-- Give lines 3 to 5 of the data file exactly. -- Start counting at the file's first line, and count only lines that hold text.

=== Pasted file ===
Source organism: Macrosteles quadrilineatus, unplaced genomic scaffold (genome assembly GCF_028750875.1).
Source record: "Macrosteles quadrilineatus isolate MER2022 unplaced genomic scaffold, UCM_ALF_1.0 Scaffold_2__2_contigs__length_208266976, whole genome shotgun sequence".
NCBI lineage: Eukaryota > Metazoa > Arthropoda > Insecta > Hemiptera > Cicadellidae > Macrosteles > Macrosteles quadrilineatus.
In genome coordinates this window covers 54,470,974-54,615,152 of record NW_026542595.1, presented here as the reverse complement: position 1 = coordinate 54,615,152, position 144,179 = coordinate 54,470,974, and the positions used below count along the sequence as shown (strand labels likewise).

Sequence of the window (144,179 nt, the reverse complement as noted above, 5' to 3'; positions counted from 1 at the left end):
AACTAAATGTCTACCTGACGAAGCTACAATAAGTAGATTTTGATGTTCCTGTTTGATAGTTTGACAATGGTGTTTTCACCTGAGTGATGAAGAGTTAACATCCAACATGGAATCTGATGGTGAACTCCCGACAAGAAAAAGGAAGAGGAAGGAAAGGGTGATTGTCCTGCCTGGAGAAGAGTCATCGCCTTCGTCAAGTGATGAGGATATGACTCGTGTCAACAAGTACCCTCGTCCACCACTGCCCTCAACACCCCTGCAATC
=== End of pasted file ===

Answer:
NCBI lineage: Eukaryota > Metazoa > Arthropoda > Insecta > Hemiptera > Cicadellidae > Macrosteles > Macrosteles quadrilineatus.
In genome coordinates this window covers 54,470,974-54,615,152 of record NW_026542595.1, presented here as the reverse complement: position 1 = coordinate 54,615,152, position 144,179 = coordinate 54,470,974, and the positions used below count along the sequence as shown (strand labels likewise).

Sequence of the window (144,179 nt, the reverse complement as noted above, 5' to 3'; positions counted from 1 at the left end):